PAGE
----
Amelia Annear, 18, a student at York College, suffered heart failure when she was 16 and had a heart transplant in February this year.
She said: “Covid made everything very difficult and there were times when my parents couldn’t visit me in hospital. I was really relieved that I was able to get a heart and to have survived the transplant. I do think I will be able to dance again. I’ve been training myself and getting myself back to physical fitness.
“It just feels amazing. I feel like a little kid again. I feel different because I’ve been so poorly. It’s like a new lease of life. It is like being given a second chance.
"I was given the chance to find out about my donor and I decided to write a letter to the donor’s family and just say thank you. They’ve quite literally saved my life by choosing to donate organs. As my letter got sent off, I got one back from the donor’s family telling me more about my donor which was so comforting to hear.
We are so alike and share a lot of the same interests. It was amazing the likenesses and interests that we have and I wanted to make the family aware that I wasn’t going to waste the gift that they have given me. I’ve been given something amazing.”
It comes as 400 people in Yorkshire are still waiting for an organ transplant, while 271 received one last year, a new report has shown.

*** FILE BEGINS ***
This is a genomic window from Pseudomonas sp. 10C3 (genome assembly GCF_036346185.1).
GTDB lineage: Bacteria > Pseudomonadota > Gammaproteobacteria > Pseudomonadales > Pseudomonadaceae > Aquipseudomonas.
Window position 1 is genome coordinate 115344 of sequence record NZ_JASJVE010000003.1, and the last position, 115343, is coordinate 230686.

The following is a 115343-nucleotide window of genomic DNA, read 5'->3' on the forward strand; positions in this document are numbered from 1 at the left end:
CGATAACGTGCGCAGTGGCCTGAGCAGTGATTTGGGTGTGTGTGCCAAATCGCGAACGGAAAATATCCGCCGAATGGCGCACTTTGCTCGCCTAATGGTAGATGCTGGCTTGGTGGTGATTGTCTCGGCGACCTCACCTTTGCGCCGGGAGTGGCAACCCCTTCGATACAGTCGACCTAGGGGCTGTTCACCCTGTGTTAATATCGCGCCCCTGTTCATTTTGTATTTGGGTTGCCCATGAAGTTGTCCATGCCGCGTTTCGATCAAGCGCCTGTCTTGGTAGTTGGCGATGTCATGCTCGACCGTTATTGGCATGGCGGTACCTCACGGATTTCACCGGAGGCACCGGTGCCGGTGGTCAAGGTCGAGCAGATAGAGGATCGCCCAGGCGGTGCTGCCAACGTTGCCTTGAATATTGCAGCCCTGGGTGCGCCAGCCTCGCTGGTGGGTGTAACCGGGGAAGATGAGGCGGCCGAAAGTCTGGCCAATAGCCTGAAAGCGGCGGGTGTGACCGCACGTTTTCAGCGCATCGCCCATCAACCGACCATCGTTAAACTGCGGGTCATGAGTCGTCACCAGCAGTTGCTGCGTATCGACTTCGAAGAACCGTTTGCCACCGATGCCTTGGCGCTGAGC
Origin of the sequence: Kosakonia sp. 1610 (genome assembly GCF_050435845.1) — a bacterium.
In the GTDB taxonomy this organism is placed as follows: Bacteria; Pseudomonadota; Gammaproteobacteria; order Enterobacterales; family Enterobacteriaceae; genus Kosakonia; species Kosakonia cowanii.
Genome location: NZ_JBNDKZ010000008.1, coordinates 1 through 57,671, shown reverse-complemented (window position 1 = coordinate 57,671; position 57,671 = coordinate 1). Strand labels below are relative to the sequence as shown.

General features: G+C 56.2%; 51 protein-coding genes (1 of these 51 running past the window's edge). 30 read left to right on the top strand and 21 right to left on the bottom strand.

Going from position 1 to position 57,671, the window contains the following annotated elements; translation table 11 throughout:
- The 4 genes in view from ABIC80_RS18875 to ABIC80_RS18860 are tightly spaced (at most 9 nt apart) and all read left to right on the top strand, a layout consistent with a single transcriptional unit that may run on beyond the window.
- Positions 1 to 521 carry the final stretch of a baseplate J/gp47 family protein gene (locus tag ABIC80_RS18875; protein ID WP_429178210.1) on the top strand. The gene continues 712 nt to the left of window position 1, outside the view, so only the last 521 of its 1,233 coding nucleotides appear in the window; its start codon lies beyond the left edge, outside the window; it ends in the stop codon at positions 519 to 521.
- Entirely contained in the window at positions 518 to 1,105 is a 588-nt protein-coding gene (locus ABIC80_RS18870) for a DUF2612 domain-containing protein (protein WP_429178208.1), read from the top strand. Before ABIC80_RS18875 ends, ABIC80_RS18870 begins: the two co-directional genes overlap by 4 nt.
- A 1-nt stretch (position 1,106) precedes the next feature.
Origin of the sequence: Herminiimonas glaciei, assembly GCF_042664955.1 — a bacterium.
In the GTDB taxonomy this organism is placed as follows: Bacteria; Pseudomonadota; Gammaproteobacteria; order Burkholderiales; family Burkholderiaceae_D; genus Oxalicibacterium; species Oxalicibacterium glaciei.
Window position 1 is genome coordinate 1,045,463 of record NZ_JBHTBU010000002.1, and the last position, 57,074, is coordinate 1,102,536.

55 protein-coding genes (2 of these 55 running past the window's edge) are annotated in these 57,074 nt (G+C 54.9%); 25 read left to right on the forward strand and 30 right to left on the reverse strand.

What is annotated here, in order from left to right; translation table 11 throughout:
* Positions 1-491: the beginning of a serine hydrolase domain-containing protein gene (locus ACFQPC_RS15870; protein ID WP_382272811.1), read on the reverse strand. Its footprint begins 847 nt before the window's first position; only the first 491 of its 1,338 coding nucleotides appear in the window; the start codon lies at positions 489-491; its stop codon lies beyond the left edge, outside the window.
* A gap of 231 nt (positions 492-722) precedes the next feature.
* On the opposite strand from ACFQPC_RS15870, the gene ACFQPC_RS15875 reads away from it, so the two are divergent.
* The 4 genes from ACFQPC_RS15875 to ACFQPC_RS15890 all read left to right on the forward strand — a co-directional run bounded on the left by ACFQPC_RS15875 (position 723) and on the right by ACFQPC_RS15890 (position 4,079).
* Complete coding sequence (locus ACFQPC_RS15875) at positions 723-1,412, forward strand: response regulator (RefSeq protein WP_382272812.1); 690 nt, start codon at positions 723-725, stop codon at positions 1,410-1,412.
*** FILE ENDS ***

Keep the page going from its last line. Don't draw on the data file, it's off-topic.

The NHS Blood and Transport service said transplant levels were sustained at 75 per cent of normal donation levels even at the height of the pandemic, but some 449 are still on the waiting list.
Some 3,391 people across the UK were recipients of a life-saving organ last year after 1,180 people made donations after their death.
The number of people on the organ transplant waiting list fell as low as 400 people in Yorkshire by March this year, but the report warned that this is not due to a decrease in demand.
Many were removed from the transplant list at the height of the pandemic as operations were cancelled due to the increased risk of covid infection.
And donations from living donors - commonly of kidneys - dropped significantly, with just 35 happening in Yorkshire last year.
John Forsythe, medical director of organ and tissue donation and transplantation, said: “We realise this has been a very worrying time for those patients who are waiting for a transplant and the families supporting those patients.
“We would like to reassure them that the recovery of organ donation and transplantation, both living and deceased, is well underway and deceased donation rates are back to pre-COVID levels thanks to the huge support of all those families who agree to donation and the clinical teams who work tirelessly to get the best outcome for patients.”